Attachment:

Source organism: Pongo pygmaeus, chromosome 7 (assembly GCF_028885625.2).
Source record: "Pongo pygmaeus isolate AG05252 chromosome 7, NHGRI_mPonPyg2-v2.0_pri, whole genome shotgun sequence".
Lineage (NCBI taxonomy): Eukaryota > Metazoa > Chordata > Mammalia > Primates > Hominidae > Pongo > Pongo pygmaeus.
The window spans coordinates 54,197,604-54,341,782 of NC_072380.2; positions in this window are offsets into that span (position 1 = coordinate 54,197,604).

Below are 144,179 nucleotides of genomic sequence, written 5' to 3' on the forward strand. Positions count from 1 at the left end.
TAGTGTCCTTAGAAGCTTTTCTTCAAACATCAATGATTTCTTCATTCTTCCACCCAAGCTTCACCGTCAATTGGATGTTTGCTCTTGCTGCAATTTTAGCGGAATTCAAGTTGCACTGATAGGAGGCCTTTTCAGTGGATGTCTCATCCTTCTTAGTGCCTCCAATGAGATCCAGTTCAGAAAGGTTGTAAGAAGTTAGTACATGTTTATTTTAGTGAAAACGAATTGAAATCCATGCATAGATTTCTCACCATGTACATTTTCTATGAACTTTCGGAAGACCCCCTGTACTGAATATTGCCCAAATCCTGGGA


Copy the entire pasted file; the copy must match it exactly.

Source organism: Pongo pygmaeus, chromosome 7 (assembly GCF_028885625.2).
Source record: "Pongo pygmaeus isolate AG05252 chromosome 7, NHGRI_mPonPyg2-v2.0_pri, whole genome shotgun sequence".
Lineage (NCBI taxonomy): Eukaryota > Metazoa > Chordata > Mammalia > Primates > Hominidae > Pongo > Pongo pygmaeus.
The window spans coordinates 54,197,604-54,341,782 of NC_072380.2; positions in this window are offsets into that span (position 1 = coordinate 54,197,604).

Below are 144,179 nucleotides of genomic sequence, written 5' to 3' on the forward strand. Positions count from 1 at the left end.
TAGTGTCCTTAGAAGCTTTTCTTCAAACATCAATGATTTCTTCATTCTTCCACCCAAGCTTCACCGTCAATTGGATGTTTGCTCTTGCTGCAATTTTAGCGGAATTCAAGTTGCACTGATAGGAGGCCTTTTCAGTGGATGTCTCATCCTTCTTAGTGCCTCCAATGAGATCCAGTTCAGAAAGGTTGTAAGAAGTTAGTACATGTTTATTTTAGTGAAAACGAATTGAAATCCATGCATAGATTTCTCACCATGTACATTTTCTATGAACTTTCGGAAGACCCCCTGTACTGAATATTGCCCAAATCCTGGGA